Finally, the sheer volume of telehealth resource usage has proven that these options should be more readily available. Physical distancing is temporary, but the benefits to telehealth extend beyond the crisis. People with mobility issues, those who are immunocompromised, or those who are in remote locations can always benefit from telehealth experiences to improve their access to doctors, counsellors and other healthcare providers.
Data privacy concerns
Before COVID-19, facial recognition was being villainized for inhibiting citizens’ privacy. Now, smart cities have managed to use social surveillance methods to track and slow the spread of the virus. Technology, sensors and data have been combined to track the movement history of infected people, to see who they may have had contact with. Surveillance and cell phone tower data have also been used to track movements of citizens and ensure physical distancing is being followed. Although areas that are using this data claim that it’s a temporary measure, it brings attention to the need for updated legislature.
Smart cities, technology and the data that they collect from individuals is not going away any time soon. In fact, as more technology infiltrates the government, there is likely to be more data collected. This data will be extremely sensitive, yet privacy and data breach concerns are still new to governments. Legislation around the use of sensitive data, gathered during the pandemic or in other times, needs to be created to protect citizens. Also, stronger security features should be implemented to protect people from data breaches.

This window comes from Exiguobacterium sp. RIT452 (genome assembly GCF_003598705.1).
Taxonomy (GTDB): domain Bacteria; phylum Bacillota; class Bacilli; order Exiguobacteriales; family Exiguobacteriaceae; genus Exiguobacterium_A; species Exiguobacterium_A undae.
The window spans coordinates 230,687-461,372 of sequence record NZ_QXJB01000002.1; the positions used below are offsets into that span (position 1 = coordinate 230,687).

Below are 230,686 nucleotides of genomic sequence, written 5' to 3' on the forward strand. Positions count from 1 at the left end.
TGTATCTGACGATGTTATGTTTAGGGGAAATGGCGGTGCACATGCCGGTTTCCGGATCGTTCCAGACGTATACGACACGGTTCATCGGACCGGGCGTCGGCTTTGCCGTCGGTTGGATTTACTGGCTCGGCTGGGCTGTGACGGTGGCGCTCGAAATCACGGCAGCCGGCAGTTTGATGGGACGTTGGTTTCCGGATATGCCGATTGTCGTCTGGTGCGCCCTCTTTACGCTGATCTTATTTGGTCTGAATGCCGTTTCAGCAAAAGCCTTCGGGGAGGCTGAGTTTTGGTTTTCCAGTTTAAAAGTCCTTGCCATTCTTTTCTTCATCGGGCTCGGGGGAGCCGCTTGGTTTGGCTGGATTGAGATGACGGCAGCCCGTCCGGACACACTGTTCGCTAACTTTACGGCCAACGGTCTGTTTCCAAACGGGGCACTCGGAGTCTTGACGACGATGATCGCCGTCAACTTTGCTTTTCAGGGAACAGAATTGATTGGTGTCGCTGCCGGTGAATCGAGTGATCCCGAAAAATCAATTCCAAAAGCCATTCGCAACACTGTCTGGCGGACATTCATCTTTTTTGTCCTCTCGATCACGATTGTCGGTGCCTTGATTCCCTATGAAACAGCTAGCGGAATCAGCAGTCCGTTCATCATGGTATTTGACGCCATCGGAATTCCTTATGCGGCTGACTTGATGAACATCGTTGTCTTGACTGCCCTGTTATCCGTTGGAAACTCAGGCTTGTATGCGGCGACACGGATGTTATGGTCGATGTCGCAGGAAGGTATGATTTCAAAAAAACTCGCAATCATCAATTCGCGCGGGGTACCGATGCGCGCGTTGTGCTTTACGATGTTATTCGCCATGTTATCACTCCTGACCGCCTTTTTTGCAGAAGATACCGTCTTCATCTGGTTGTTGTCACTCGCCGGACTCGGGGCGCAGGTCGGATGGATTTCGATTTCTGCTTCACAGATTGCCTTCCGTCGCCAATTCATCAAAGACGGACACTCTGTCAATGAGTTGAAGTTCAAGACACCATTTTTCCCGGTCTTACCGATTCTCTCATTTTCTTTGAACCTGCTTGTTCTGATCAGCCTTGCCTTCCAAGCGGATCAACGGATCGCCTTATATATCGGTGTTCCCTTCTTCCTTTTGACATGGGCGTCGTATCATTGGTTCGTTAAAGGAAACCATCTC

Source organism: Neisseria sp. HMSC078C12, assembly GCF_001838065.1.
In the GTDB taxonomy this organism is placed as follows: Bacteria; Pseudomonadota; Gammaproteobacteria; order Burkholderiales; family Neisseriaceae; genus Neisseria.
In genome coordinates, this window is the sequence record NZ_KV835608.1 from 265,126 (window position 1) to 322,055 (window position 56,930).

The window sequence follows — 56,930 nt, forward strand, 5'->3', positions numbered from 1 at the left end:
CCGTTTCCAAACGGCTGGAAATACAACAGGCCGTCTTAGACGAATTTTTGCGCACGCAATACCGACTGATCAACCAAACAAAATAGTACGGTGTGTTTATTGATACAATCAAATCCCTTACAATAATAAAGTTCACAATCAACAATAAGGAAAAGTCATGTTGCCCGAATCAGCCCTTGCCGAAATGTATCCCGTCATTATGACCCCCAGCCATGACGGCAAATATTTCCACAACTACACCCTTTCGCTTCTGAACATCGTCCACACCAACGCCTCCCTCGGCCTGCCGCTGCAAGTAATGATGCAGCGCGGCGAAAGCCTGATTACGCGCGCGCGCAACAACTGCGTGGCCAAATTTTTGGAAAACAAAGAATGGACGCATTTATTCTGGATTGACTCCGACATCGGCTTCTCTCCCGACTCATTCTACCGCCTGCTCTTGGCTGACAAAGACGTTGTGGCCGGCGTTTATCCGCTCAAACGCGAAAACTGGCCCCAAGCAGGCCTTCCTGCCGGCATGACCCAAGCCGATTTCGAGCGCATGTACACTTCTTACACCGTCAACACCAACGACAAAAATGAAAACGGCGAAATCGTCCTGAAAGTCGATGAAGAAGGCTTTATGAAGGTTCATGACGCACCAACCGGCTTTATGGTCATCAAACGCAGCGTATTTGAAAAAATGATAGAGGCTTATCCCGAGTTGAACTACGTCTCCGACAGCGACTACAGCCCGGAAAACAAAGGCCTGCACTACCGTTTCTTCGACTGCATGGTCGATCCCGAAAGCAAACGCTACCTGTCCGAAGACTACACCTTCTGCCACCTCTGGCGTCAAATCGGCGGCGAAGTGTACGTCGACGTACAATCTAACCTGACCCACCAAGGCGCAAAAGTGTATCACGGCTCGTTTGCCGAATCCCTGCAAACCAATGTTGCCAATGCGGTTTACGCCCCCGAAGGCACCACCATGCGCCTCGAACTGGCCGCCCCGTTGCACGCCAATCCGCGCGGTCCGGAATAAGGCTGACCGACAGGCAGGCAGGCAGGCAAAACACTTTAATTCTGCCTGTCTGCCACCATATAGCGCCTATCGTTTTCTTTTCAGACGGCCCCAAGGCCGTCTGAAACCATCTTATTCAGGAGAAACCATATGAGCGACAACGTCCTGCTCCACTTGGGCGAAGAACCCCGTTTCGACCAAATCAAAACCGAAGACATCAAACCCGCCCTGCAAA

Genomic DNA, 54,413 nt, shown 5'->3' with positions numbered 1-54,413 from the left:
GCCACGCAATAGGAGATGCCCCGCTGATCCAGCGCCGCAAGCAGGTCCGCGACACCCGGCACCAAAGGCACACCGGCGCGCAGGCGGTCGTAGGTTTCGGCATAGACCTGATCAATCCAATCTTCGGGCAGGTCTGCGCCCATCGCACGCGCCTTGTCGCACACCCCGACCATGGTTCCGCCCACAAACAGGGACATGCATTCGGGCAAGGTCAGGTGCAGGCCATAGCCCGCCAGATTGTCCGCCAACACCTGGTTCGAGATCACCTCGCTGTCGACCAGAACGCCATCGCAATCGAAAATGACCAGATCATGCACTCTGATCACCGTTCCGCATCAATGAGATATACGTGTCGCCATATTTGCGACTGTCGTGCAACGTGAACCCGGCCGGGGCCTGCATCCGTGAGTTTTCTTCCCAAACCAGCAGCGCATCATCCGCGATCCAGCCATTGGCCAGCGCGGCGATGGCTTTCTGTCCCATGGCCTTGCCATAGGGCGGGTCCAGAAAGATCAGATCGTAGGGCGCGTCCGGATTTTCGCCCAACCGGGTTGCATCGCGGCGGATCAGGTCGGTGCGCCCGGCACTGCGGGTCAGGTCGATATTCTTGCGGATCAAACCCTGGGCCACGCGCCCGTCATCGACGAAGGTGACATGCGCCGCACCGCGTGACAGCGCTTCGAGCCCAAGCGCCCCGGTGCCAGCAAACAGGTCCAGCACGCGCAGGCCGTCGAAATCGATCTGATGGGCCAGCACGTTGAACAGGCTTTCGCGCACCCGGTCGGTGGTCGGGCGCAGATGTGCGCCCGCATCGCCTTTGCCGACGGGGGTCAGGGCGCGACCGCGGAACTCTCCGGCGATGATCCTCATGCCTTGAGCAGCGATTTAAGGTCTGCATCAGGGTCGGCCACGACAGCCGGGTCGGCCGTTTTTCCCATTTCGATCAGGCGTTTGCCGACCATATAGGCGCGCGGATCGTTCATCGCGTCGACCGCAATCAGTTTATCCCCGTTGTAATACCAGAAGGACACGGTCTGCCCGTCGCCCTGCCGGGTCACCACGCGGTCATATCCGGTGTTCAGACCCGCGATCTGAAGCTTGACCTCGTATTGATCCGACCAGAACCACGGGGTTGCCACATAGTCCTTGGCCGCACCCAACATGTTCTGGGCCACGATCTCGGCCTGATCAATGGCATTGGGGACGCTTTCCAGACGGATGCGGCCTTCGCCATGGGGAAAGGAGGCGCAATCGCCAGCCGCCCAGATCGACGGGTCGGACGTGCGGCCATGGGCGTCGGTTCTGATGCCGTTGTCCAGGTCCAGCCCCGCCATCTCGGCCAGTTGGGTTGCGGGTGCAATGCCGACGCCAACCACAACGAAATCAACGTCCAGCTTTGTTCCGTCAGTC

Dissemination of information
With rules surrounding physical distancing and work orders changing rapidly, many governments have turned to technology to get information out quickly to the public. Social media advertising has been implemented to target younger citizens who may not tune into news broadcasts. WhatsApp has also been implemented by the government looking to connect with citizens, due to its secure encryption services. Messaging services can be used to send out information or to answer questions from concerned individuals. When the pandemic is over, issues will not disappear immediately. Keeping these services running can help engage citizens on their concerns. Technology also allows for two-way conversations between the public and government agencies, which can help people feel engaged with their government officials.
There is no doubt that this pandemic has changed the way we work and interact. Technology, already ubiquitous, has proven to be essential for maintaining essential services while keeping citizens safe. Once the pandemic is over, will people want to go back to “normal” or will they begin expecting more from their government? Finding long-term strategies for technology that have proven successful during this stressful time may help governments finally enter the 21st century—and may just help engage residents more than ever.
Kevin Grauman is the President and CEO of QLess, a line management system used by retail, education and government industries. Kevin has been recognized as one of the “100 Superstars of HR Outsourcing in the USA” by HRO Today Magazine.